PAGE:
Don't turn back the clock on crop insuranceALEXANDRIA, Va. — Congress is currently working on legislation that could lead to big changes in federal crop insurance and have major effects on America’s farmers.
By: Mike Becker, Agweek
ALEXANDRIA, Va. — Congress is currently working on legislation that could lead to big changes in federal crop insurance and have major effects on America’s farmers.
As part of this process, our federal legislators are listening intently to the views of their constituents about how to make this program more efficient and better serve the country. However, if one group has its way, it would take the program back decades, to a time of inefficiencies, overspending, and near failure by replacing, in part or in whole, professional private-sector crop insurance agents with federal government employees.
The National Association of Professional Insurance Agents (PIA National) is strongly opposed to this effort because it would be detrimental to the federal crop insurance program and the farmers who the program serves.
The National Association of Farm Service Agency County Office Employees is an organization that represents Farm Service Agency employees. NASCOE has been engaging in an active lobbying campaign urging federal regulators and legislators to remove private-sector insurance agents from crop insurance and replace them with FSA employees, which would be a terrible move. But don’t take my word for it; history speaks for itself.
Private sector partnership
The federal government sold crop insurance until nearly 30 years ago. Because the program was unsuccessful under direct federal involvement, Congress decided to partner with the private sector. Farmers were given a choice of dealing with a government employee or a private-sector crop insurance agent. Farmers at the time nearly abandoned the federal government option and purchased their crop insurance through the private sector. The federal option quickly was phased out.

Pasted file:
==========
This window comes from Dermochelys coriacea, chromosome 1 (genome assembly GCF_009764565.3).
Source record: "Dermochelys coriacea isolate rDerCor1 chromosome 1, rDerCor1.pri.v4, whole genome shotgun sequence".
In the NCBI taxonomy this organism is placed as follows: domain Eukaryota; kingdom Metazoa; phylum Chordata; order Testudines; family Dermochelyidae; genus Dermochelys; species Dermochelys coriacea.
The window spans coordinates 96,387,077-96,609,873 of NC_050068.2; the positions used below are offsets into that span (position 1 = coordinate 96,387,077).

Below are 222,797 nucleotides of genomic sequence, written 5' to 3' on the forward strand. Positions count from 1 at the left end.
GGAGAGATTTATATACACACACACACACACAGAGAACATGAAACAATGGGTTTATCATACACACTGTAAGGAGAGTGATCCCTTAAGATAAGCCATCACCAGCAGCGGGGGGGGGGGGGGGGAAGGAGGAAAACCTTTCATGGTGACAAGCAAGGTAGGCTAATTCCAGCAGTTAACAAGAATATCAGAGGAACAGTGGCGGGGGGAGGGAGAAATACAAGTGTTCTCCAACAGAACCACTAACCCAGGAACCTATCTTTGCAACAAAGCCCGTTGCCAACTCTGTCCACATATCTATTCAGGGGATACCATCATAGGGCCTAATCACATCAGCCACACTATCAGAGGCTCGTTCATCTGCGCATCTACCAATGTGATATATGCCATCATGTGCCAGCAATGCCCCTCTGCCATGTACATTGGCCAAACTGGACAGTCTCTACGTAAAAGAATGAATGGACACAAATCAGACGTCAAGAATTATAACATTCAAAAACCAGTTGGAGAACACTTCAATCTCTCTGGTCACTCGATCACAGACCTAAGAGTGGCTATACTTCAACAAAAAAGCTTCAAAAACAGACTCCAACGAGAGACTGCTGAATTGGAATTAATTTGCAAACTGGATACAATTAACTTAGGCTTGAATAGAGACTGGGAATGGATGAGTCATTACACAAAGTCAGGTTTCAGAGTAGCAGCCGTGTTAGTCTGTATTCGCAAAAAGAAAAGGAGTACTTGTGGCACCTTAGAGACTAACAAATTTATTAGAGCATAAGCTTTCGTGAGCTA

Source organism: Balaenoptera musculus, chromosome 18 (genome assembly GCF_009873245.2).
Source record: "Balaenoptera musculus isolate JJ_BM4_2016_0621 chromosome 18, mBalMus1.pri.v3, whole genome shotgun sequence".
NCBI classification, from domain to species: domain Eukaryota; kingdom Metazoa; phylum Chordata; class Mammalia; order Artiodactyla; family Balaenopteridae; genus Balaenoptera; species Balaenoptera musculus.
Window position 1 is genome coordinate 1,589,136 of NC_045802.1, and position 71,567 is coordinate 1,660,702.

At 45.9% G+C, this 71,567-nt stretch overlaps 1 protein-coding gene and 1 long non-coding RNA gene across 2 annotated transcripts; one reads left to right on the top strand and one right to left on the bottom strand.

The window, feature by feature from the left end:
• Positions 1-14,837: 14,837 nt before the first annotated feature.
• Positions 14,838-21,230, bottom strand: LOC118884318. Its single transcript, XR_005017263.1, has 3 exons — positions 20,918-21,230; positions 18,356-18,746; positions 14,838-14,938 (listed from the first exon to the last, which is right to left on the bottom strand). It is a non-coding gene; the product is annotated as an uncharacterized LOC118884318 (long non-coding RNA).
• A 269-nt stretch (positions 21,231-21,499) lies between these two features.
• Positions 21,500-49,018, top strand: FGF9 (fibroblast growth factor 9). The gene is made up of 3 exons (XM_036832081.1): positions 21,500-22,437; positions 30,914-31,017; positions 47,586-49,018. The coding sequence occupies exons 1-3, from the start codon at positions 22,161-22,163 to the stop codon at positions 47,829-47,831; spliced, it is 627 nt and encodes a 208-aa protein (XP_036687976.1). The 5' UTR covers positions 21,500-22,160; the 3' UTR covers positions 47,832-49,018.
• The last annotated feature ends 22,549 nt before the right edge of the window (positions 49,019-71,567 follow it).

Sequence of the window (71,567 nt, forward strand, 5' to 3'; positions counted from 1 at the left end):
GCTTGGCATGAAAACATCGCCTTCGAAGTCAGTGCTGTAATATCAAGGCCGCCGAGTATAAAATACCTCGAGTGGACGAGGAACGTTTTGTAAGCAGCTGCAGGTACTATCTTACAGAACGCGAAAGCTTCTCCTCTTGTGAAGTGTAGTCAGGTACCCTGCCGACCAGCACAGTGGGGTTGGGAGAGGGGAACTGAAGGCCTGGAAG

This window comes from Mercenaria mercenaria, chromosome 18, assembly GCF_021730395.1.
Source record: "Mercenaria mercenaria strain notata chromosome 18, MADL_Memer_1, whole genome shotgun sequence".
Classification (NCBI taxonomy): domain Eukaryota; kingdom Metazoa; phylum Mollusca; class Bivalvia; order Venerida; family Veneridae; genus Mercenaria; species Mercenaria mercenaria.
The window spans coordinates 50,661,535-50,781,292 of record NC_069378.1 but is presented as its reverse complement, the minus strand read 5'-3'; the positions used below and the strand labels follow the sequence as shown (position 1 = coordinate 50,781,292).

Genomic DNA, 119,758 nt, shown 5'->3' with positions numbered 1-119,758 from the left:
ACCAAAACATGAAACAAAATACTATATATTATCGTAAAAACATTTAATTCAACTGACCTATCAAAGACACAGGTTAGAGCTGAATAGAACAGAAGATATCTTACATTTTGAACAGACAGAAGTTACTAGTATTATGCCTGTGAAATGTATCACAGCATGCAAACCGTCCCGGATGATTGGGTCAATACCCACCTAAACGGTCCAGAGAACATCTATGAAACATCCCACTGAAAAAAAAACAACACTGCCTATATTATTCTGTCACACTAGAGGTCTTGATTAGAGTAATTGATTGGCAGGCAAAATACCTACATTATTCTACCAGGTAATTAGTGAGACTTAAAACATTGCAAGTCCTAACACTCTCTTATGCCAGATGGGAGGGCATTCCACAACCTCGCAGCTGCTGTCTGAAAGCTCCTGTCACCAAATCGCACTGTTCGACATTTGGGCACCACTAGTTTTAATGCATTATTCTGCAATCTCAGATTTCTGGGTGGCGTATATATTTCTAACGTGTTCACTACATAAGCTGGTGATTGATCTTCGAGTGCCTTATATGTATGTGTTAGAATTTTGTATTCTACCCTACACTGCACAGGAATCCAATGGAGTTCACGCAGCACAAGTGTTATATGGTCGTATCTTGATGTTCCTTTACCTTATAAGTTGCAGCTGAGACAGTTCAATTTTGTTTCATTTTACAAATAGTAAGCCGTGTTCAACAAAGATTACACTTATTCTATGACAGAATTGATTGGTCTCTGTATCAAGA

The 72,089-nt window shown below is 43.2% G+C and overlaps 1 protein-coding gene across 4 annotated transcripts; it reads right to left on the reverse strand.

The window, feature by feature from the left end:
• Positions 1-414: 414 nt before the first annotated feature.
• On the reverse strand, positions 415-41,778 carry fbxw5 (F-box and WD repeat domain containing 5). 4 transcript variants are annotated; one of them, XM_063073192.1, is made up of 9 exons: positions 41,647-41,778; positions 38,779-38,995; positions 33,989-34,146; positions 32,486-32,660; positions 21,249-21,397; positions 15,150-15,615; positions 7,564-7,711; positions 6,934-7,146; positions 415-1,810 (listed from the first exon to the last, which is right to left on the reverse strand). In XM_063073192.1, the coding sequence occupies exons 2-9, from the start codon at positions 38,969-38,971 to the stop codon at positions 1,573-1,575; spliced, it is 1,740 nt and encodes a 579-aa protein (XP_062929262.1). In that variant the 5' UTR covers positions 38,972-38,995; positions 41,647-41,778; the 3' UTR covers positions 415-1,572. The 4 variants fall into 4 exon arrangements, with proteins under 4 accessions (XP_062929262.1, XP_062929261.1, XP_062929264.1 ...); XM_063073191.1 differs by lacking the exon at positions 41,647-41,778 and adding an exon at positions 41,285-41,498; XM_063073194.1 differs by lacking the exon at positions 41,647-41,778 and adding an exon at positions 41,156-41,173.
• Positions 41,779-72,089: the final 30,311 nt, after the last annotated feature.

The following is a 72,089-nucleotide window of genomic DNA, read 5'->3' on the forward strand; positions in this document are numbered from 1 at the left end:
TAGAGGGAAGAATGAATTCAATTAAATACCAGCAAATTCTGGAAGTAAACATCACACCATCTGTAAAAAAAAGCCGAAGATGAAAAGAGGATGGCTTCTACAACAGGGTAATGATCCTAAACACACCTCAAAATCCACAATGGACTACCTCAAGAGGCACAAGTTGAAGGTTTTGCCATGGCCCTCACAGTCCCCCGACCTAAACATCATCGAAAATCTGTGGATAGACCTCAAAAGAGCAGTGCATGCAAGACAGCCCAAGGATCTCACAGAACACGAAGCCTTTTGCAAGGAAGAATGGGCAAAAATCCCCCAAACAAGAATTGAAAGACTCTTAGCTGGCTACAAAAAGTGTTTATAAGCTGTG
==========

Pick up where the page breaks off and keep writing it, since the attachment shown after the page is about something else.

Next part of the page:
Since then, crop insurance has enjoyed extensive growth. Insurance agents have been a key to this growth and the increasing success of the program, including being instrumental in insuring a record breaking 264 million acres in the 2011 crop year, during which more than $10 billion of indemnity payments were made to farmers. This level of success would have been unfathomable 30 years ago when the federal government was delivering this coverage, and not doing it well.
Arguments that turning the clock back three decades to a time when federal government employees were in charge would lead to greater efficiency and better customer service to farmers strain credibility. They also are in conflict with the historical facts.
Licensed crop insurance agents are highly skilled individuals who provide stellar performance by educating farmers on the program, comparing coverages, tailoring policies, as well as reviewing and updating unit structure, actual production history, yield and coverage levels. This just touches on the role of an agent and doesn’t even consider their full array of responsibilities and value brought to the ultimate customer, the farmer. Crop insurance has changed through the years and developed into a highly technical product, and no one is better poised to handle these duties and respond to farmer’s needs than a professional insurance agent.
PIA National and our member agents from across the country highly discourage any move toward replacing the professional insurance agent, in whole or in part, with federal employees. Doing so would undermine the current success of the crop insurance program and put it on a path back to a time of proven inefficiency, failure and near collapse.
Congress has a clear choice: preserve the current success of the crop insurance program, or plot a course back to the proven failures of the past. It is critical that Congress reject this ill-advised attempt to expel private sector crop insurance agents from the critical role they play in delivering crop insurance to America’s farmers.
Editor’s Note: Becker is assistant vice president for federal affairs at the National Association of Professional Insurance Agents.